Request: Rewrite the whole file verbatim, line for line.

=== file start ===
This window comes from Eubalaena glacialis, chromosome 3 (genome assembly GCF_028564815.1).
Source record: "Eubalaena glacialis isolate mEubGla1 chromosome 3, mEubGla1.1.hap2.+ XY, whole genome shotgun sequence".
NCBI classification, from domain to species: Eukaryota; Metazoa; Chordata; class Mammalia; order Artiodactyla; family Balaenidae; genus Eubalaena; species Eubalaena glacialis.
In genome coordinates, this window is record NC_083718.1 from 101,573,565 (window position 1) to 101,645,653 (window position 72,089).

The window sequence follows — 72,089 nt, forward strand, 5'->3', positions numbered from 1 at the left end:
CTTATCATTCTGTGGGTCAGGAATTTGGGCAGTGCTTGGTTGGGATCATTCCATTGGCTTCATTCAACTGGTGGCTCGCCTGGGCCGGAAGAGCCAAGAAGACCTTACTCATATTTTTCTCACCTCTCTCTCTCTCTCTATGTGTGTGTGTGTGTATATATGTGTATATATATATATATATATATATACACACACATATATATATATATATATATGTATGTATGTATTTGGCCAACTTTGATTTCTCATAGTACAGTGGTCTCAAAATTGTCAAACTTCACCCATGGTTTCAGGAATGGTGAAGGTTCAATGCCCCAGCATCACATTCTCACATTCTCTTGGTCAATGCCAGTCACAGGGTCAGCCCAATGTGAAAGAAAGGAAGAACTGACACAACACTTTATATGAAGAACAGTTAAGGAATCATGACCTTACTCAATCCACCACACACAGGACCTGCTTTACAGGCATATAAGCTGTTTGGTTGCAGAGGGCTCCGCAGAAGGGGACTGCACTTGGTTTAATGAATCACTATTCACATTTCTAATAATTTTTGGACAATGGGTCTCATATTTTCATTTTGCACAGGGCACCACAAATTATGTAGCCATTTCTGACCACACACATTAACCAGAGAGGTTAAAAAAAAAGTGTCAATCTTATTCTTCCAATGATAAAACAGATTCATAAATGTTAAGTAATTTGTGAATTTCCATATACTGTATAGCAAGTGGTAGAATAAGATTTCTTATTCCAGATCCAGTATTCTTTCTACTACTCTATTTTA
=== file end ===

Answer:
This window comes from Eubalaena glacialis, chromosome 3 (genome assembly GCF_028564815.1).
Source record: "Eubalaena glacialis isolate mEubGla1 chromosome 3, mEubGla1.1.hap2.+ XY, whole genome shotgun sequence".
NCBI classification, from domain to species: Eukaryota; Metazoa; Chordata; class Mammalia; order Artiodactyla; family Balaenidae; genus Eubalaena; species Eubalaena glacialis.
In genome coordinates, this window is record NC_083718.1 from 101,573,565 (window position 1) to 101,645,653 (window position 72,089).

The window sequence follows — 72,089 nt, forward strand, 5'->3', positions numbered from 1 at the left end:
CTTATCATTCTGTGGGTCAGGAATTTGGGCAGTGCTTGGTTGGGATCATTCCATTGGCTTCATTCAACTGGTGGCTCGCCTGGGCCGGAAGAGCCAAGAAGACCTTACTCATATTTTTCTCACCTCTCTCTCTCTCTCTATGTGTGTGTGTGTGTATATATGTGTATATATATATATATATATATATACACACACATATATATATATATATATATGTATGTATGTATTTGGCCAACTTTGATTTCTCATAGTACAGTGGTCTCAAAATTGTCAAACTTCACCCATGGTTTCAGGAATGGTGAAGGTTCAATGCCCCAGCATCACATTCTCACATTCTCTTGGTCAATGCCAGTCACAGGGTCAGCCCAATGTGAAAGAAAGGAAGAACTGACACAACACTTTATATGAAGAACAGTTAAGGAATCATGACCTTACTCAATCCACCACACACAGGACCTGCTTTACAGGCATATAAGCTGTTTGGTTGCAGAGGGCTCCGCAGAAGGGGACTGCACTTGGTTTAATGAATCACTATTCACATTTCTAATAATTTTTGGACAATGGGTCTCATATTTTCATTTTGCACAGGGCACCACAAATTATGTAGCCATTTCTGACCACACACATTAACCAGAGAGGTTAAAAAAAAAGTGTCAATCTTATTCTTCCAATGATAAAACAGATTCATAAATGTTAAGTAATTTGTGAATTTCCATATACTGTATAGCAAGTGGTAGAATAAGATTTCTTATTCCAGATCCAGTATTCTTTCTACTACTCTATTTTA